• Elsewhere at the Magic’s official site, Dan Savage takes an in-depth look at Nikola Vucevic‘s recovery from a broken bone in his hand, detailing how even a fairly common injury for an NBA player can result in a long, arduous rehab process. Vucevic, who suffered the injury just before Christmas, returned to action after the All-Star break.
  • Speaking of injured Magic players, Terrence Ross – who has been on the shelf since the end of November with a knee injury – had a small setback in February and is probably still a few weeks away from returning, Josh Robbins of The Orlando Sentinel wrote earlier this week.

Southeast Notes: Hornets, Walker, Magic, Wall

Speaking to Rick Bonnell of The Charlotte Observer, Hornets vice chairman Curtis Polk said he doesn’t expect to discuss the team’s coaching staff until a new general manager is hired. However, asked if he expects Steve Clifford to return for the 2018/19 season, Polk replied, “I would today.”

Polk also addressed a few other topics in his conversation with Bonnell, including the Hornets’ salary cap situation. With approximately $118MM in guaranteed salary on the books already for 2018/19, it will be very difficult for Charlotte to upgrade its roster this offseason. However, Polk told Bonnell that the team’s next GM will be tasked with keeping team salary below the tax line while improving the roster’s depth.

Here’s more from around the Southeast division:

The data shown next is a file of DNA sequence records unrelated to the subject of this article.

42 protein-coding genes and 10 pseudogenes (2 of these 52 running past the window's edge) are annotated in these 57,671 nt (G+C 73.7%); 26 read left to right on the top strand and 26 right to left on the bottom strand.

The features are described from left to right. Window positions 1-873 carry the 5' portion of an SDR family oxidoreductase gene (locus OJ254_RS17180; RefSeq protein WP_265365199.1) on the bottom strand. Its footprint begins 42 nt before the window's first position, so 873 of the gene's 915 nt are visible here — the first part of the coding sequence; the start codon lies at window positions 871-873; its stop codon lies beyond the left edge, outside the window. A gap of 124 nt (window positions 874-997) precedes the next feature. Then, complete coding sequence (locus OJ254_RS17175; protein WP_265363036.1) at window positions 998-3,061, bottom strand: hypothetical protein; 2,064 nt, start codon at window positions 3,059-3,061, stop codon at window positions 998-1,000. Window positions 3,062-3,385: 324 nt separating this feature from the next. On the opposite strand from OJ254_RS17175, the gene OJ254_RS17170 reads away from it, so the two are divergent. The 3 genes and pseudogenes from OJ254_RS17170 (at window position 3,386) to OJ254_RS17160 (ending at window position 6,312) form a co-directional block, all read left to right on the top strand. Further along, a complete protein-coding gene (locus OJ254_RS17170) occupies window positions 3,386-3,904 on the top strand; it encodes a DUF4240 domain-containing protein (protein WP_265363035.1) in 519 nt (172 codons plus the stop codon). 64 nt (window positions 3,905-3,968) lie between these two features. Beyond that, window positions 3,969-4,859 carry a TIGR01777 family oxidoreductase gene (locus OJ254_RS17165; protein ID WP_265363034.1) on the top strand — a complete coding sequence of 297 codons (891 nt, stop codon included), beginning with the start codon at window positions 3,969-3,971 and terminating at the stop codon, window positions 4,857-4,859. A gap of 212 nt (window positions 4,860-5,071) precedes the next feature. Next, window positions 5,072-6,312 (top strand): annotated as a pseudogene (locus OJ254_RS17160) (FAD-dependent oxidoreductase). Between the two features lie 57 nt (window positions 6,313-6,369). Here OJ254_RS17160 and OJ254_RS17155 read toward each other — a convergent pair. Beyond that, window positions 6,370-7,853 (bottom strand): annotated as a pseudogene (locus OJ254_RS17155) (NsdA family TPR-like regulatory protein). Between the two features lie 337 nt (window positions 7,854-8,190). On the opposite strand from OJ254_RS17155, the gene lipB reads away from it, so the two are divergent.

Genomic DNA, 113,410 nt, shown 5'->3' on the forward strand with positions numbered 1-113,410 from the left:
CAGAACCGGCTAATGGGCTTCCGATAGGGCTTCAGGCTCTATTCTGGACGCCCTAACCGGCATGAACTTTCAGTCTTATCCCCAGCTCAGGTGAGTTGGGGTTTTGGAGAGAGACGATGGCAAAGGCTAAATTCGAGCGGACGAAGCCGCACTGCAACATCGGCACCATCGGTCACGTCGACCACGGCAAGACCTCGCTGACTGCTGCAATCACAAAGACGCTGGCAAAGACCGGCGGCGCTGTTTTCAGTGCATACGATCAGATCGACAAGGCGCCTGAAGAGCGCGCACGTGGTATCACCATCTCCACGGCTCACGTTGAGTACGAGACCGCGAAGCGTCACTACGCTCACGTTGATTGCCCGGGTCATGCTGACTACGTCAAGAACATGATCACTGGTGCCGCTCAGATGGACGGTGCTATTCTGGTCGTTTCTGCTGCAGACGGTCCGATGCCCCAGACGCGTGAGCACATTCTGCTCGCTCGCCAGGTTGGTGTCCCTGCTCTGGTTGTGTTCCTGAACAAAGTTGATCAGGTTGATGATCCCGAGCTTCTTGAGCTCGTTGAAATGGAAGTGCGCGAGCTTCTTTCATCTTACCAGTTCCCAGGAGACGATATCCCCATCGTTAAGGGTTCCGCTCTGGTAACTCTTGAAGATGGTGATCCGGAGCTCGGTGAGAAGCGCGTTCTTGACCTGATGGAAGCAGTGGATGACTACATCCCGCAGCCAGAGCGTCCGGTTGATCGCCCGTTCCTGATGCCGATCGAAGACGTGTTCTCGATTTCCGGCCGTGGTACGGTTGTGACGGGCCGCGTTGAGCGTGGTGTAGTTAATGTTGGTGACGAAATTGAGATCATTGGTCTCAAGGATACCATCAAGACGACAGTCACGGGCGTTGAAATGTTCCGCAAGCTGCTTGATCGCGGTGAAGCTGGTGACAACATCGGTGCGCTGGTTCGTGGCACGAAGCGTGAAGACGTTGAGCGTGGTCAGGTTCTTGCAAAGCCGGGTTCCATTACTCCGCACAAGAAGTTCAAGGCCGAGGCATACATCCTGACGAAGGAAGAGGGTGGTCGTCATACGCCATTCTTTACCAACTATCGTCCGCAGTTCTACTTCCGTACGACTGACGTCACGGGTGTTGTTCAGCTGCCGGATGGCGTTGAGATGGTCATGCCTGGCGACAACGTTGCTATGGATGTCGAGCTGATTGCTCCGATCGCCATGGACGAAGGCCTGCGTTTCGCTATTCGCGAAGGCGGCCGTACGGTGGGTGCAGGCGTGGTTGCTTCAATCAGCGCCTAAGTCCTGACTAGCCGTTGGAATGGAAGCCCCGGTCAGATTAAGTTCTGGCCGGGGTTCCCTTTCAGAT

• Whoever becomes the next Hornets general manager may have a ticking time bomb on their hands in the form of Kemba Walker‘s 2019 free agency, says Rick Bonnell of The Charlotte Observer. As Bonnell observes, it will be virtually impossible for Charlotte to extend Walker before his contract expires, so the standout point guard willcha almost certainly reach the open market.
  • The Magic will get a pair of key players back in their lineup tonight, with Nikola Vucevic and Aaron Gordon set to return from hand and hip injuries, respectively. John Denton has the details at the club’s official website.
  • Wizards point guard John Wall is still only 27 years old, so he has a long basketball career ahead of him and doesn’t yet known what he’ll do when his playing career is done. However, he intends to enter that stage of his life armed with a business degree. As Candace Buckner of The Washington Post writes, Wall will return to the University of Kentucky this summer to work toward that degree.